Georgia Research Alliance names three new Augusta University eminent scholars
By Maria Saporta
For the first time in its history, the Georgia Research Alliance is bringing three new scholars to one of its member institutions – Augusta University.
The three new eminent scholars will anchor Augusta University’s Medical College of Georgia’s research in age-related diseases.
Susan Shows, president and CEO of the Georgia Research Alliance, explained at a board meeting Thursday that Georgia is the 8th most populous state but ranks 6th among states with elderly populations.
The new hires also included the “first husband-wife team” of recruited GRA eminent scholars, Shows added.
Renowned immunologists and vascular biologists Drs. Klaus Ley and Catherine “Lynn” Hedrick from California’s La Jolla Institute for Immunology will become co-directors of the new Center for Immunology at the Medical College of Georgia, an initiative that will dramatically expand research to better harness the power of the immune system to prevent and treat disease.
The third eminent scholar announced this week is Dr. Qin Wang, an expert in molecular neuropharmacology exploring how cell surface receptor signaling regulates healthy brain function and contributes to neurological and psychiatric disorders. She has been named the inaugural director of the Program for Alzheimer’s Therapeutics Discovery at the Medical College of Georgia.
The new eminent scholars will fill three of the 12 vacancies for GRA researchers across the state. Currently, there are 72 eminent scholar positions supported by state dollars with matching private funds at GRA’s eight partner institutions: the University of Georgia, Augusta University, Emory University, Clark Atlanta University, Georgia Tech, Georgia State University, Mercer University and the Morehouse School of Medicine.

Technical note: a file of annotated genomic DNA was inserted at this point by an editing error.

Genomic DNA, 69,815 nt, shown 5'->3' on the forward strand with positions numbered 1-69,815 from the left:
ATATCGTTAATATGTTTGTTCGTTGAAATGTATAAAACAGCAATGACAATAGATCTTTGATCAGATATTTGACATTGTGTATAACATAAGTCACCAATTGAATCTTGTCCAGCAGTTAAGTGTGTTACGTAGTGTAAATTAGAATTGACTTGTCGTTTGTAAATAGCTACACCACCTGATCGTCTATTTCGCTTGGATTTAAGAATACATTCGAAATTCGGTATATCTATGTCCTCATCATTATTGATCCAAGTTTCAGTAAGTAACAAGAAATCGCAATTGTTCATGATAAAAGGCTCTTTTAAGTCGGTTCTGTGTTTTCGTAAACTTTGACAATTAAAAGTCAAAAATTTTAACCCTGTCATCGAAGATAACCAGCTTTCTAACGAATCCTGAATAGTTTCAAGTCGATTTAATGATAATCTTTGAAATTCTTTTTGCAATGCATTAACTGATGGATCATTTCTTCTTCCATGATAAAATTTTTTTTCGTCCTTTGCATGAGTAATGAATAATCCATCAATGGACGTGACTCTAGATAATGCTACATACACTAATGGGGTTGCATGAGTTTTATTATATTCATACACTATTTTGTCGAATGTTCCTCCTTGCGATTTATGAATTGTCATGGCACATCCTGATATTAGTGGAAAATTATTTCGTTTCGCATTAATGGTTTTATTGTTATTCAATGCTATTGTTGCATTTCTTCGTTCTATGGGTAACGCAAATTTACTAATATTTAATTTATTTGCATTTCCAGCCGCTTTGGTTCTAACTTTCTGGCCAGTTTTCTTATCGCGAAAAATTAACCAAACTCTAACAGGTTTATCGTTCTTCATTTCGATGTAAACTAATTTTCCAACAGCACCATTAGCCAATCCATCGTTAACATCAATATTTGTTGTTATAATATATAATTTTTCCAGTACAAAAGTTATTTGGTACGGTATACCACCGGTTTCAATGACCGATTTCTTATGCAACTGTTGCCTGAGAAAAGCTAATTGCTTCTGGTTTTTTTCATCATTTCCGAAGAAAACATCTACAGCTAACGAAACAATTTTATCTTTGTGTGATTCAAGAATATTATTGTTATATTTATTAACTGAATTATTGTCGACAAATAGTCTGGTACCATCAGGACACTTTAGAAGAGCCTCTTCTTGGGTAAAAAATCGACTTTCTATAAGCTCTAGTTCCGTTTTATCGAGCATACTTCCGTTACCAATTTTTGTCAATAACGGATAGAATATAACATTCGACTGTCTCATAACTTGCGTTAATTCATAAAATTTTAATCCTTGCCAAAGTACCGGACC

Drs. Ley and Hedrick will join the faculty of the Medical College of Georgia (MCG) on Oct. 1. They already have started strategic, aggressive recruitment of an additional 20 scientists with expertise in the cutting-edge immunology field, according to Dr. David Hess, MCG’s dean.
“Our immune system is essential to our health and wellbeing but also is a factor in most disease states, from heart disease and cancer to rheumatoid arthritis, multiple sclerosis and COVID-19,” Hess said. “These expanding efforts in immunology will enable Georgia’s public medical school to better address big questions that affect our health, like why most patients don’t get the resounding response to immunotherapy President Jimmy Carter did to his metastatic melanoma a handful of years ago, and how to keep our immune system protecting us from disease rather than contributing to it, particularly as we age.”
Ley and Hedrick will be collaborating with MCG scientists already working in the field, like Dr. Gang Zhou, who is working to improve the impact of immunotherapy; and Dr. David Munn, who is exploring the therapeutic potential of inhibiting a naturally occurring enzyme called IDO, which tumors exploit to protect themselves from the immune response.